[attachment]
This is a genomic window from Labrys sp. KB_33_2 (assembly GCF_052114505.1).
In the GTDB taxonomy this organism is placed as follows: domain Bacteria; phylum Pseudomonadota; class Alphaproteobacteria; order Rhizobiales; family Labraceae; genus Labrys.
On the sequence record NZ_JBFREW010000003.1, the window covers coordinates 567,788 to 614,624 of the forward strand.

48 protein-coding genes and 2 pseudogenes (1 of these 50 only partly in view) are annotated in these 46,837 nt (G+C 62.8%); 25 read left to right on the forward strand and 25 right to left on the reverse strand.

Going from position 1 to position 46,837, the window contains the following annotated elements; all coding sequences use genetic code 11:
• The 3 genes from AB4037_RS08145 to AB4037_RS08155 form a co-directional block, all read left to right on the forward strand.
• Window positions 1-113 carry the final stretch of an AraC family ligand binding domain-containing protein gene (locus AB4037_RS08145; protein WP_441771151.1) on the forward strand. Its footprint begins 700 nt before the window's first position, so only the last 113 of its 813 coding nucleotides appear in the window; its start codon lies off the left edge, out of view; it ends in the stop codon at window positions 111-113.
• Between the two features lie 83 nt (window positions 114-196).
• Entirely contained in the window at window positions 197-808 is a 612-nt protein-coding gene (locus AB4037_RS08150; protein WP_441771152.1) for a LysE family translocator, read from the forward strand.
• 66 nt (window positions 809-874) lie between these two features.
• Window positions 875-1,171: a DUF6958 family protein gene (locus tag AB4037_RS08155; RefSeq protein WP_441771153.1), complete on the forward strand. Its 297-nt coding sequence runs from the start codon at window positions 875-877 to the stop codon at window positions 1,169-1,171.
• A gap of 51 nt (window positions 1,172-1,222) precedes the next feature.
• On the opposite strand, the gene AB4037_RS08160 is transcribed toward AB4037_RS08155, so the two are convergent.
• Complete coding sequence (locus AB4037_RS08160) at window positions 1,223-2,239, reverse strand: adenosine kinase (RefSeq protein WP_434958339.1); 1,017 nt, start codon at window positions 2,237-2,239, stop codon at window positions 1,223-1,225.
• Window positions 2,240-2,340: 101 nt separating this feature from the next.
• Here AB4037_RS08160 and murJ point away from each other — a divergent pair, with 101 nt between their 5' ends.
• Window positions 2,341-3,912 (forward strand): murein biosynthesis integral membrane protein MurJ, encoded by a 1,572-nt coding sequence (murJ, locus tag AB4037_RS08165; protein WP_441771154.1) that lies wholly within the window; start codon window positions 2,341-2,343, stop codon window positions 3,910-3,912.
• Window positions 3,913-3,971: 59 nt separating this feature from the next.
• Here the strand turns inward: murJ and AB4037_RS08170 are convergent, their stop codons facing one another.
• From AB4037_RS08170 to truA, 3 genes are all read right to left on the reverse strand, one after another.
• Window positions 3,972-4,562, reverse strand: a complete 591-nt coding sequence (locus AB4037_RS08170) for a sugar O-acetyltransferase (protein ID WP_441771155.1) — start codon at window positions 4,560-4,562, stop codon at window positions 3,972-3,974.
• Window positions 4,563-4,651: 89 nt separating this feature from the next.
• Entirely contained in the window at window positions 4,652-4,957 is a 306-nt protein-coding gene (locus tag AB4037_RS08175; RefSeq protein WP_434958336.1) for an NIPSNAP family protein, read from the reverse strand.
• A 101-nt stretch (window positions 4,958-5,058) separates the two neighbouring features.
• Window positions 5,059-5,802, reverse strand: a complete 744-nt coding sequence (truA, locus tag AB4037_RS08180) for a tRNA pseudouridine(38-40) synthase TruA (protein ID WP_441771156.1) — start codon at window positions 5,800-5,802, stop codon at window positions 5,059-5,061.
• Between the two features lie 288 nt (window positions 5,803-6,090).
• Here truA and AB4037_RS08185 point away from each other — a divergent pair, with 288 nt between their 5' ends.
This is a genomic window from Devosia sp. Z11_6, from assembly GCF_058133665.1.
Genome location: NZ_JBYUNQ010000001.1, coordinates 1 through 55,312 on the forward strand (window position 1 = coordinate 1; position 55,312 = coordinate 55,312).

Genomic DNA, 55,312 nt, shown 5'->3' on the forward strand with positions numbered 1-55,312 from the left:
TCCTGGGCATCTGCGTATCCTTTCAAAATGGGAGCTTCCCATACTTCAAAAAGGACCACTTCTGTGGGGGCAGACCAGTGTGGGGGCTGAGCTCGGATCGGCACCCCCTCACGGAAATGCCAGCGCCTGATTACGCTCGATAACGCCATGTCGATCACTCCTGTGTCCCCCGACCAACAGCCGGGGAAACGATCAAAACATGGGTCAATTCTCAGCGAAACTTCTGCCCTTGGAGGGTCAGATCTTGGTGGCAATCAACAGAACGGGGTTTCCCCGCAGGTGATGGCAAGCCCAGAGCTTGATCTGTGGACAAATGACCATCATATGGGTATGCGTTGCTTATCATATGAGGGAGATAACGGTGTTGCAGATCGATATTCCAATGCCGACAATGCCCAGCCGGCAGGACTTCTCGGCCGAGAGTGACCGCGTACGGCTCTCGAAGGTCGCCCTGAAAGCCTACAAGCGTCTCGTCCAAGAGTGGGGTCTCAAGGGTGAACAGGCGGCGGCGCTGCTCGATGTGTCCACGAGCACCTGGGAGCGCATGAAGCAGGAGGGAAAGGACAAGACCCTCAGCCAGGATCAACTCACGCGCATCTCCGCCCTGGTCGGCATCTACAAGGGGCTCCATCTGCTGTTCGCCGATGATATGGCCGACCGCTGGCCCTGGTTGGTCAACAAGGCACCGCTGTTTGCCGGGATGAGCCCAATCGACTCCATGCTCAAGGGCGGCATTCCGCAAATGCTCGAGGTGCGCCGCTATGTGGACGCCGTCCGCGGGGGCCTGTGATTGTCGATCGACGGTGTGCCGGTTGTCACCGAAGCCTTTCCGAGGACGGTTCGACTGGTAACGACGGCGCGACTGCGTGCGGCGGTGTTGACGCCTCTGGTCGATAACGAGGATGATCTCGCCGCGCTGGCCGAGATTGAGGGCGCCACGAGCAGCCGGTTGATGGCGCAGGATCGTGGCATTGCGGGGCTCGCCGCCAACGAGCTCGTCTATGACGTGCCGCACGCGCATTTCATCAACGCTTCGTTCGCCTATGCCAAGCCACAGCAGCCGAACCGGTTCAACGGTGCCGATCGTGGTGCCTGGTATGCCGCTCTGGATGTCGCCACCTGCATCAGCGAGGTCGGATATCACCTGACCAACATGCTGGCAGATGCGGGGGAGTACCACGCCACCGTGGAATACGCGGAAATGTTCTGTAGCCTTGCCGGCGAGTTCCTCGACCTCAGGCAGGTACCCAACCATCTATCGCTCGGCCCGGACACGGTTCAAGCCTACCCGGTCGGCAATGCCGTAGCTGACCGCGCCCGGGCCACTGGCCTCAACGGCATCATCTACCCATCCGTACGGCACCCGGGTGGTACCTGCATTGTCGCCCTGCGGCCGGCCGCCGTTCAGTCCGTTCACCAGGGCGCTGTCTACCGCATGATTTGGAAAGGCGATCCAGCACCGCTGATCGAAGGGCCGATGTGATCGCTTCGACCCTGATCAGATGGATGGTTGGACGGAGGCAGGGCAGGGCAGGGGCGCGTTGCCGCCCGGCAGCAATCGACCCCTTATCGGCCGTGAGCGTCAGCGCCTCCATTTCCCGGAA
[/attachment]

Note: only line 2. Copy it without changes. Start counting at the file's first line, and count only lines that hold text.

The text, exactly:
In the GTDB taxonomy this organism is placed as follows: domain Bacteria; phylum Pseudomonadota; class Alphaproteobacteria; order Rhizobiales; family Labraceae; genus Labrys.